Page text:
For more on the series of teens with ADHD:
For Teens: Understanding ADHD
Strategies to Help at Home
Strategies to Help at School
Acting without thinking, blurting out comments, not paying attention to conversations. All of these can interfere with your ability to make and keep friends. Many teens have told me that they feel like they don't fit in, they feel alone and lonely. Sometimes, you may try too hard to fit in with your peers and end up doing things you know you shouldn't, like drinking, taking drugs or stealing. During times of high stress, your ADHD symptoms might increase, making friendships and relationships even more difficult. But as with all teens (both with ADHD and without) friendships are extremely important during the teen years.
The following tips may help you:
Talk to your friends about your ADHD. At first you may be embarrassed to say you have ADHD, helping your friends understand what ADHD is and how it may impact your friendship can make situations less stressful. For example, you can explain that you sometimes lose track of time or are forgetful and if you sometimes forget to meet them or are always running late when getting together. By doing so, friends are less apt to get angry and more apt to be understanding when this happens.
Practice expressing your feelings and ideas with family members. Being a teen involves talking about how you feel and what you think about different things. In school and in friendships, you are expected to be able to talk about your viewpoints. With ADHD, your thoughts may feel like they are going 100 miles an hour and you may have a hard time organizing your thoughts to be able to explain what you think or feel to others. Read passages from books, newspapers or magazines or watch a television show with family members and take turns summarizing what you read or watched and then expressing your point of view to give you practice.
Look for activities that are based on your interests. Often, teens with ADHD are able to pay attention longer when the situation or activity is one that is interesting to you. Most high schools and communities offer a variety of after-school activities, clubs and sports.
Think about your interests and then search out activities that interest you. Making friends is easier if you have common interests.
Practice understanding non-verbal language. Some teens with ADHD have a hard time understanding facial expressions or other non-verbal language used during conversations. According to some experts, up to 90 percent of what we say is through our expressions and body language. You may misinterpret someone teasing if you don't notice he is smiling when he says something. Ask family members to help you by role-playing or explaining their body language as you talk with them.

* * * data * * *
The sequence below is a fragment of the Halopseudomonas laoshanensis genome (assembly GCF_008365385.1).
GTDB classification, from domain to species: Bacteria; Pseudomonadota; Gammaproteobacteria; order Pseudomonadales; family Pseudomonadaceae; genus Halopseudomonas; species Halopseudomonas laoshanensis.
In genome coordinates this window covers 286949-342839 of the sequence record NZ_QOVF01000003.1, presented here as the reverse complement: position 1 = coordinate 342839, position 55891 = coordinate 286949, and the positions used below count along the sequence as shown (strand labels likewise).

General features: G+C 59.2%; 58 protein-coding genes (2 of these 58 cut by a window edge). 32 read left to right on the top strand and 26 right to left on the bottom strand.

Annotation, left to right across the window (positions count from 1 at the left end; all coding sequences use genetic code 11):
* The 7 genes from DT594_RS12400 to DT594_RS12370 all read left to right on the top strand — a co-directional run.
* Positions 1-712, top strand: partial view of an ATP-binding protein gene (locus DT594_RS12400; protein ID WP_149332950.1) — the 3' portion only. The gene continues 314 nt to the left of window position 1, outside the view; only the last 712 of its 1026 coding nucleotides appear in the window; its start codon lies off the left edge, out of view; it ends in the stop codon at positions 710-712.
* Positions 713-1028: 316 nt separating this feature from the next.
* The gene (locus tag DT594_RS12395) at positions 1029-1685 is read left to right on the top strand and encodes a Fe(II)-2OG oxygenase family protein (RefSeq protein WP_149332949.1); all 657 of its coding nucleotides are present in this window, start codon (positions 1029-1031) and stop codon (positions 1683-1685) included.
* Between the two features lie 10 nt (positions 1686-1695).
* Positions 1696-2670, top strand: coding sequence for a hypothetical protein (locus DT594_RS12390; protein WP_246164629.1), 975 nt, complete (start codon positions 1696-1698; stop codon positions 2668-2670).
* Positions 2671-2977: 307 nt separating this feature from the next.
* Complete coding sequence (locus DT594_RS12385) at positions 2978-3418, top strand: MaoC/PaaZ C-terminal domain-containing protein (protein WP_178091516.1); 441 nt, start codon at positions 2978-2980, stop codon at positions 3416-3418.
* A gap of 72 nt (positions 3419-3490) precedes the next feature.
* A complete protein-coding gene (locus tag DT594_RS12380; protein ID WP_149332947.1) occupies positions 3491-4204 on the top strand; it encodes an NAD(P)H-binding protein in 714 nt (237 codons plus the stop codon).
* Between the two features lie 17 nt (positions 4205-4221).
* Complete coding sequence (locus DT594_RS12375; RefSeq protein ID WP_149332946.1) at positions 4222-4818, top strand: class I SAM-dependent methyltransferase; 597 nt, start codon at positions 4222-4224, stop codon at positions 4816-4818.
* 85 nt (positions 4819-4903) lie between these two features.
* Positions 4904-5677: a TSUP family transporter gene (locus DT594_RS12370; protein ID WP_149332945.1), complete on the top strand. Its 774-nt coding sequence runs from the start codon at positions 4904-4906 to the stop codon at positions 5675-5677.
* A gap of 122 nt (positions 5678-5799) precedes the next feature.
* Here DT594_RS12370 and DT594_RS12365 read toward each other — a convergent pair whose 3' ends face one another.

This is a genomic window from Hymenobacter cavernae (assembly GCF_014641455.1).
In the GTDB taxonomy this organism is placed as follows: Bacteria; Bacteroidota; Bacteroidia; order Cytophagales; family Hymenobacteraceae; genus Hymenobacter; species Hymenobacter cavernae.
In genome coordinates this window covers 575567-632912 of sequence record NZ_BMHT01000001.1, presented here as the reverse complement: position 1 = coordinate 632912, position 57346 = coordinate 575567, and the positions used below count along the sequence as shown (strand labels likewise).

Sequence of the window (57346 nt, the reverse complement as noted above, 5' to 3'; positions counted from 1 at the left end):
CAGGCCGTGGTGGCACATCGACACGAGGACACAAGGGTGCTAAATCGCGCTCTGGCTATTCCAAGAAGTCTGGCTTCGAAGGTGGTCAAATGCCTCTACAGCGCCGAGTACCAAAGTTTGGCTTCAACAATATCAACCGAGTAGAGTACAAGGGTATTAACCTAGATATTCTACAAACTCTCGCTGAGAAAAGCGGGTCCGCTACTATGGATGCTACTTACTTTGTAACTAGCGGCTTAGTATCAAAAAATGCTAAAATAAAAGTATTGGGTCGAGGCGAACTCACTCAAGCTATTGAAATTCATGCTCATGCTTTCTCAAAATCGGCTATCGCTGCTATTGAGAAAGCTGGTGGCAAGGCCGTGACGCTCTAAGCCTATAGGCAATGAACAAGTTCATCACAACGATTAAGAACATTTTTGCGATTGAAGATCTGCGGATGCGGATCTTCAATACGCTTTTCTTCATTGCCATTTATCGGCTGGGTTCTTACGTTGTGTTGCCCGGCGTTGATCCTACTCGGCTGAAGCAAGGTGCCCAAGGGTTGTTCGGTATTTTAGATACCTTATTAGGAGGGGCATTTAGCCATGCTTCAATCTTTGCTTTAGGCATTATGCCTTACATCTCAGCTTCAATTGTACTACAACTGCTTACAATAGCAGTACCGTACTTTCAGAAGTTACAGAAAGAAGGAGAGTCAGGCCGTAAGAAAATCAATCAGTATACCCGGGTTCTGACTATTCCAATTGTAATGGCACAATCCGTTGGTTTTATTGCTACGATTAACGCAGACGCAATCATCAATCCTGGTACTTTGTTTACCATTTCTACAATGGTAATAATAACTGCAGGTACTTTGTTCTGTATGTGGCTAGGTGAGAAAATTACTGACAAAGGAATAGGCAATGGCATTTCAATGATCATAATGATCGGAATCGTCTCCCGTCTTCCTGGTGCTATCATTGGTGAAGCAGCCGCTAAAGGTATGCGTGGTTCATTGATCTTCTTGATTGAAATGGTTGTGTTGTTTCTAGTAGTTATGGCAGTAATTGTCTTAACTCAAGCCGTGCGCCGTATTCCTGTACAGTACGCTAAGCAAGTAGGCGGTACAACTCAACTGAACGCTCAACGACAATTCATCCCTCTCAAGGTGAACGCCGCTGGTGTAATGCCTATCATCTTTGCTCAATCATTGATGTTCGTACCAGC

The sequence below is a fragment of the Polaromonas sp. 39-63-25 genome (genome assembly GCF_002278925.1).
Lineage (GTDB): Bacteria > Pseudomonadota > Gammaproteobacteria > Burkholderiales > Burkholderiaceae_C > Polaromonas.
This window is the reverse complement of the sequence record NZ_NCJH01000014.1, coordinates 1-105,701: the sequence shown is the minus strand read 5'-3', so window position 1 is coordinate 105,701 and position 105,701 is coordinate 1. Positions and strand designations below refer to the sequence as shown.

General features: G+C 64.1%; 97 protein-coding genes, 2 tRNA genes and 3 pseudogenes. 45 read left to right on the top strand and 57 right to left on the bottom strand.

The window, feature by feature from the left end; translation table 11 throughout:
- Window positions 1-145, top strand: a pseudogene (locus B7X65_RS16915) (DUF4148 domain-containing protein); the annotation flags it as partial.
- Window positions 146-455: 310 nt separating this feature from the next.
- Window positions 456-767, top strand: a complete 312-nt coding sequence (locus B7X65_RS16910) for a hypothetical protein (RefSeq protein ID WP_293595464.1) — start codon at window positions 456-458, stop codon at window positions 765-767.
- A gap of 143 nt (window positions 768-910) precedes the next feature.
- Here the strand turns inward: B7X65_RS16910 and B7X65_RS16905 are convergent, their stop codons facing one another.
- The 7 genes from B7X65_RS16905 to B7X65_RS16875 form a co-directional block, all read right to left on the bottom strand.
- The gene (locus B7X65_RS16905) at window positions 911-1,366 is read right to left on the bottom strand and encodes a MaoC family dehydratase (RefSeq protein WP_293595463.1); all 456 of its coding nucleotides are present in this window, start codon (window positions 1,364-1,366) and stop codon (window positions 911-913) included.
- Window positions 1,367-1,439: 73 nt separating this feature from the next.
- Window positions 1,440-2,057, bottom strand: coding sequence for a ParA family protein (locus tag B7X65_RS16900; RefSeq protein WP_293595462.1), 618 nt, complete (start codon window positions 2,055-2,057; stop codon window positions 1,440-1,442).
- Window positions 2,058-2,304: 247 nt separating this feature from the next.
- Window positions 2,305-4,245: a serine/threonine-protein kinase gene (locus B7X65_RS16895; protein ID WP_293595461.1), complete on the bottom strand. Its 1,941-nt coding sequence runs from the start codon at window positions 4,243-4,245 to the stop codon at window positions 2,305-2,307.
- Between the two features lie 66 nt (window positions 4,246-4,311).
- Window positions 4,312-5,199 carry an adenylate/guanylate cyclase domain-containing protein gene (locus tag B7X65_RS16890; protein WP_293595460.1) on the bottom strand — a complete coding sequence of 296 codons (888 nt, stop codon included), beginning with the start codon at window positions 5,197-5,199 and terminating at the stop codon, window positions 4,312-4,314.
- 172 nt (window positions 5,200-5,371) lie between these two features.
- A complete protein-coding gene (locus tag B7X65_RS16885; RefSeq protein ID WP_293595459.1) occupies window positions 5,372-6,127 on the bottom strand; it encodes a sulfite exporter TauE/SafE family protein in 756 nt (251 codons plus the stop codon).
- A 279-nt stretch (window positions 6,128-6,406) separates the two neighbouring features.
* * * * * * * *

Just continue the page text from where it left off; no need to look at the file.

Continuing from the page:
Watch television shows and movies that revolve around teens to help understand teen relationships. While you need to remember these shows are fiction, you can learn about how teens relate to one another by watching television and paying attention to how the characters interact with one another. If you want, ask your parents to watch with you so you can discuss different aspects of the friendships in the shows.
Learn relaxation techniques for when situations and events become stressful. Stress can make ADHD symptoms exaggerated and learning to calm down can help. Practice skills like meditation, yoga or deep breathing to help you keep stress levels low. Daily exercise also helps to lower stress levels, try to exercise for at least 20 minutes each day.
Ask friends to repeat what they said if you don't hear, forget or if you don't understand. While you might feel embarrassed asking because it means you weren't paying attention, it can be more embarrassing to go on with a conversation when you have no idea what was said. You might want to make a joke, saying "Sorry, I just had an ADHD moment, would you repeat what you said," to help make the situation amusing rather than embarrassing.
Stay involved in conversations by asking questions. When you are listening to a friend and not contributing to the conversation, it is easy to get lost in your own thoughts and miss what he has said. Instead, make a point of asking questions and staying involved. This helps you stay interested and focused.
Respect personal space. You may have a hard time with understanding personal space, moving too close to someone else or standing so far away your friend thinks you are not interested. A general rule is you should stand about one arms length away from someone when engaged in conversation.
Remember to make eye contact. Eye contact shows someone you are interested in what he has to say. When talking with someone avoid looking at the floor or around the room, which shows you are bored. Instead, make an effort to make frequent eye contact during the conversation.
If you are struggling with social situations, you may want to talk with your parents about looking into social skills training. Many psychologists offer social skills training, either individually or as a group, to teach you specific skills for social situations and to use those skills in a variety of situations.
For more information:
Improving Social Skills in Children with ADHD
Social Skills Training for Children with ADHD
Role Playing to Teach Children with ADHD Social Skills
Social Skills for the Child Who Doesn't Fit in
"ADHD Success Guide for Teens," 2001, Feb, ADHD.CO.IL
"Your Adolescent - Attention Deficit/Hyperactivity Disorder," Excerpt from Your Adolescent from Harper Collins, Academy of Adolescent Psychiatrty